‘Let the Right One In’ gets a little too dark
By Andrew Becker
The Shoestring players performed “Let the Right One In”, in an ambitious display.
Not enough can be said about the set of this performance: one of the greatest sets I’ve seen at Upstate, the play’s backdrop of snowy birch trees gave the story an ominous power throughout; upon entry into the theater you’re immediately pulled in to their almost supernatural mystery.
However, while the trees were lovely, many of the scenes, particularly the interior ones, suffered because of the frequent stage-dims. I felt as if nearly a third of the play was spent in the dark, waiting for the previous scene to be torn down and the new scene to arrive and be set up, only to have the process repeat itself after a minute or two of dialogue.
As an audience member, the interruptions were exhausting. It seemed as if a few of shorter scenes could’ve been cut out or melded into fewer scenes, while in several others the dialogue itself needed trimming.
For instance, in the hospital scene, Eli, the vampire friend of Oskar, tells the audience she can taste morphine in (Gabe Troski) Hakan’s blood—this unnecessary detail, almost mentioned by Eli as an afterthought, was the unfortunate close to one of the most important and emotionally-charged scenes in the play, the overall effect of which dragged the entire scene into boring superfluity.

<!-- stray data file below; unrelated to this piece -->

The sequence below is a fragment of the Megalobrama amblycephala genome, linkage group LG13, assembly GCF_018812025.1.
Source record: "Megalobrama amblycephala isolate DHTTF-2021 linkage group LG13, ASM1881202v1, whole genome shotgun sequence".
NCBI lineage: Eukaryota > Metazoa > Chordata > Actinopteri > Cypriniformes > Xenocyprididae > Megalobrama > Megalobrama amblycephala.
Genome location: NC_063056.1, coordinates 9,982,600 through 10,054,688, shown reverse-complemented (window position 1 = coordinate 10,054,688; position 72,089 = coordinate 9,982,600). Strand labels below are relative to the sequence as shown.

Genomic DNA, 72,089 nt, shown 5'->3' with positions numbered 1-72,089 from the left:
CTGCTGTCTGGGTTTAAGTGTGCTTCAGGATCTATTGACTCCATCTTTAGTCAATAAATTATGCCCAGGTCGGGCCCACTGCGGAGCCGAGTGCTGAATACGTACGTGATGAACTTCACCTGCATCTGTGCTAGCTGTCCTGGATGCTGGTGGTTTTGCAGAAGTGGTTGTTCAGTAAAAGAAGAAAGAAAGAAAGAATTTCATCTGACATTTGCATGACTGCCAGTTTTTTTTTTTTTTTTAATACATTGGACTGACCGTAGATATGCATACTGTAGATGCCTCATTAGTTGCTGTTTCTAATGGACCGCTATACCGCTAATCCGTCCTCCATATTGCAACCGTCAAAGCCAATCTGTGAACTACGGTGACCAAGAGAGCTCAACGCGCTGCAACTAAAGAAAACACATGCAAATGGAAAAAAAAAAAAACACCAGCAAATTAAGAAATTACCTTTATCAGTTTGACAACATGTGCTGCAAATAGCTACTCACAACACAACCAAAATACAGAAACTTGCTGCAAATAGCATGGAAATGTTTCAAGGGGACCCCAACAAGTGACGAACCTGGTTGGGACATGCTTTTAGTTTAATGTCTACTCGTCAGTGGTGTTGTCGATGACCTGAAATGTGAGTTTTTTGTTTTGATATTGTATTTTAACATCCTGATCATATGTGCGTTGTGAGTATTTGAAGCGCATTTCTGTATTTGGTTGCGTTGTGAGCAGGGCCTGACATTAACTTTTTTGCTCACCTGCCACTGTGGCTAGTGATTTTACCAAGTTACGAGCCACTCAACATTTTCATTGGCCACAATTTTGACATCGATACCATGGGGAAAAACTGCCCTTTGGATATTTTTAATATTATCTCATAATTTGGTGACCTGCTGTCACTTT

This is not to say that the play was bad; knowing this play requires a certain level of special-effects to perform, the Shoestring Players did an admirable job at rigging harnesses, swinging in the set’s beautiful, frosty birches, and enough face-melting acid and blood spurt to discomfort. With this play more than others, so much credit is due to the crew, who worked endlessly in the dark between scenes.
There were also strong supporting role performances from the bully Johnny and Oscar’s Mum, played by Garrett Gibson and Kacy Winterhalter, respectively.
Next month the Shoestring Players will return with “Midnight’s Pillow”, a collection of Shakespearean scenes “conceived and edited” by Stephen Unwin and directed by Lee and Deana Neibert. Don’t miss it.
Photos courtesy of Alyssia Chaplin, Bridgette Staggs, and various students